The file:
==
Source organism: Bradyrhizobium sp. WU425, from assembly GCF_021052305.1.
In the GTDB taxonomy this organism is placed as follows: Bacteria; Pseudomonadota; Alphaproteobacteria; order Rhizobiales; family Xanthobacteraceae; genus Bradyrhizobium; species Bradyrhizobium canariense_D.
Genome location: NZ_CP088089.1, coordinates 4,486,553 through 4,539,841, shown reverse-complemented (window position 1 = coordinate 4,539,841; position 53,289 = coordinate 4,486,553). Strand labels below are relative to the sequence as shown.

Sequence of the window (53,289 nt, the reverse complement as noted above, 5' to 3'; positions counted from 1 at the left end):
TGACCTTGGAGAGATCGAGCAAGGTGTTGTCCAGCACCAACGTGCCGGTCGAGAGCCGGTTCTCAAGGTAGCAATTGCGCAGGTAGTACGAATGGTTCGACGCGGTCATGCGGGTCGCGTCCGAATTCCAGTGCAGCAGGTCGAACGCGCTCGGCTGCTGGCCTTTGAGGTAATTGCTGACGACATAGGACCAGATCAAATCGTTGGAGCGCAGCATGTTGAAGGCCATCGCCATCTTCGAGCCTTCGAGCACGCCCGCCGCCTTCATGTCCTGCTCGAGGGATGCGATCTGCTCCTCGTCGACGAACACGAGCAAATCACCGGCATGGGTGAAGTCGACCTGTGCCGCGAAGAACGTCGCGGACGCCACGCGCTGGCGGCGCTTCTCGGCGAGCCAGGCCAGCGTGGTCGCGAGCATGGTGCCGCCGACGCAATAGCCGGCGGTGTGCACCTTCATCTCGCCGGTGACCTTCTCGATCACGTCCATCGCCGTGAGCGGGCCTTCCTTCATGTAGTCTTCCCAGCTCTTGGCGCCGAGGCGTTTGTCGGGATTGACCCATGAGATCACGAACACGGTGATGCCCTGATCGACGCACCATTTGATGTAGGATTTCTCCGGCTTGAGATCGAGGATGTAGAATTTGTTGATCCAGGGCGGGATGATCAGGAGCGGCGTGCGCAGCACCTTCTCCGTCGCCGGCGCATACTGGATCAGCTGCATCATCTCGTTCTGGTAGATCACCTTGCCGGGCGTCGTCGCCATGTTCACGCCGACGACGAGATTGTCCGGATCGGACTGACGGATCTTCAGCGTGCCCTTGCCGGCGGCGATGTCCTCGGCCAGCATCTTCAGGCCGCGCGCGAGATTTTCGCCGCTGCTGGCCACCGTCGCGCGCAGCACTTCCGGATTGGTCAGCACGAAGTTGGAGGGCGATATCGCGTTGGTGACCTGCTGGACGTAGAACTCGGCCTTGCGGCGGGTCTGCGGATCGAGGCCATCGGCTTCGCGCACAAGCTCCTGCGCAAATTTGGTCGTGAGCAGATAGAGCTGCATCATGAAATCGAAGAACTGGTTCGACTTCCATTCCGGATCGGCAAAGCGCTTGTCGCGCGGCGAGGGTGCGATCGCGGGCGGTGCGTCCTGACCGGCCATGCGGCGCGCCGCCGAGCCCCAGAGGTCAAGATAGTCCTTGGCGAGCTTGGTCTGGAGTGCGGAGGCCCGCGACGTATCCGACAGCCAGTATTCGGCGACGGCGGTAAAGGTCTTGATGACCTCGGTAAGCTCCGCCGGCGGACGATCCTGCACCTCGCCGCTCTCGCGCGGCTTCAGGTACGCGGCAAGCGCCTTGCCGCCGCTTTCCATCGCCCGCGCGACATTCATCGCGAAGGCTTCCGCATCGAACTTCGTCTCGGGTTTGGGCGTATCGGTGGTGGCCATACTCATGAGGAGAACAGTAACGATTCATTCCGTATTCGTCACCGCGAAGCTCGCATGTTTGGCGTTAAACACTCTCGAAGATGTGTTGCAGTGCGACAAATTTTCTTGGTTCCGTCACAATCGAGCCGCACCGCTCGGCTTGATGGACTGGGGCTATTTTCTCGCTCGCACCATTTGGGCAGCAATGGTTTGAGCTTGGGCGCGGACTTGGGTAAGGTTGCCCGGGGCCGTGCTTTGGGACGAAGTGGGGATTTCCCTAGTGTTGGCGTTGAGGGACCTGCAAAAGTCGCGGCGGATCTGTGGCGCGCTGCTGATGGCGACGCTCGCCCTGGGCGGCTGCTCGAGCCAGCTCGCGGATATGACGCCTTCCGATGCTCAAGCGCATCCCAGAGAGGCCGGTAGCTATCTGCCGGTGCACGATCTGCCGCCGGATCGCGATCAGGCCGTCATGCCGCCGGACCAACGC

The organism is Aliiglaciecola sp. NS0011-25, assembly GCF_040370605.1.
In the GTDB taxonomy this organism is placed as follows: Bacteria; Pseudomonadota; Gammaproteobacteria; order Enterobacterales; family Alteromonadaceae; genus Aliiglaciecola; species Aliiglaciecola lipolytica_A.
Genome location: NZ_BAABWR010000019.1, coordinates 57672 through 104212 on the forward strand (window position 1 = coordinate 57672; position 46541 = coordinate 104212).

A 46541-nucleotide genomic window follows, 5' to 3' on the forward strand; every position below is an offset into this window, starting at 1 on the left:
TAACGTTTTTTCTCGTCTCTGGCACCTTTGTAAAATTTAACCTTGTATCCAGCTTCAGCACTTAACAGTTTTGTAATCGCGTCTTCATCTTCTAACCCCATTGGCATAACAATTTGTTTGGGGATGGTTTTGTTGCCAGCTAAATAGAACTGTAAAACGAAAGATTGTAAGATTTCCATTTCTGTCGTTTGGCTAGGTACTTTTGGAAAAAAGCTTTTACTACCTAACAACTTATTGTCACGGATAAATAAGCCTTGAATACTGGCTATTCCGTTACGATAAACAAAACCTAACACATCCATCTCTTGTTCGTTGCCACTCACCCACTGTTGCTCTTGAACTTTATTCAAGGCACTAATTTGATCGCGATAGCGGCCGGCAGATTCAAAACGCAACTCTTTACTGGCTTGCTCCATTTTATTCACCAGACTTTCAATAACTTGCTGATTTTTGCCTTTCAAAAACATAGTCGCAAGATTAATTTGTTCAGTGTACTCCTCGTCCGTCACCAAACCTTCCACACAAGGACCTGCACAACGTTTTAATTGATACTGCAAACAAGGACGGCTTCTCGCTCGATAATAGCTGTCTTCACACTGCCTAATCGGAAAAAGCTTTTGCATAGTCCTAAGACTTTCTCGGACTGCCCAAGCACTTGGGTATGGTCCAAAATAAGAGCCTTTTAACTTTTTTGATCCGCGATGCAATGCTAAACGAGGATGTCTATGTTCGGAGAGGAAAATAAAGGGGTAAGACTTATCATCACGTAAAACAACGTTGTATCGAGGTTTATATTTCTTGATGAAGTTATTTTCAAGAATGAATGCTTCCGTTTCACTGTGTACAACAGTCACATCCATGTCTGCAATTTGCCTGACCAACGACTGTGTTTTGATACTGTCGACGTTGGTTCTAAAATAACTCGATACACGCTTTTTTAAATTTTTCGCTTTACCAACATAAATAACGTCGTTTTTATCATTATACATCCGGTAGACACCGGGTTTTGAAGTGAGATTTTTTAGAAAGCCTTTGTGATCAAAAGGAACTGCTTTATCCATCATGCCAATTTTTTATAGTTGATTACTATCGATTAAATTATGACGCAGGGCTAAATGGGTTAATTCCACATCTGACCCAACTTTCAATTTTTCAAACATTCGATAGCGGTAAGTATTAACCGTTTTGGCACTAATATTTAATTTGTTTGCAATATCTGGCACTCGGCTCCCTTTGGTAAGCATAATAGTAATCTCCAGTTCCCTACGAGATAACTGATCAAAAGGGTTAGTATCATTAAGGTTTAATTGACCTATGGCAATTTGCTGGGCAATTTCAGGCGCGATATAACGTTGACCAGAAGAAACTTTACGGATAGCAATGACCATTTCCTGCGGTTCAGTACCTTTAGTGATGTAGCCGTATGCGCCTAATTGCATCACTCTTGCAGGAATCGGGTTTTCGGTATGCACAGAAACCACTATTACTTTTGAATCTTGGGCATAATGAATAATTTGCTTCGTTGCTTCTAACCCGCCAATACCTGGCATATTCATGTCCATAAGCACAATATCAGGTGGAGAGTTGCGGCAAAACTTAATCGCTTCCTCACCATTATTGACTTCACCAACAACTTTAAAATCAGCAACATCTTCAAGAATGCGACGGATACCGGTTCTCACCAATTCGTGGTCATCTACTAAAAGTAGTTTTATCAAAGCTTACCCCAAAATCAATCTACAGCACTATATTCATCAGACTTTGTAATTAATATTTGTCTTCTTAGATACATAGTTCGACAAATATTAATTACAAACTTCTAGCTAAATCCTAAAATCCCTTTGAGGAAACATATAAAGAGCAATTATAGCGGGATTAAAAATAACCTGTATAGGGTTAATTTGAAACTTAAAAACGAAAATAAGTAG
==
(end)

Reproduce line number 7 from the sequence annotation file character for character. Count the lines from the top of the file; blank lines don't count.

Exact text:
In the GTDB taxonomy this organism is placed as follows: Bacteria; Pseudomonadota; Gammaproteobacteria; order Enterobacterales; family Alteromonadaceae; genus Aliiglaciecola; species Aliiglaciecola lipolytica_A.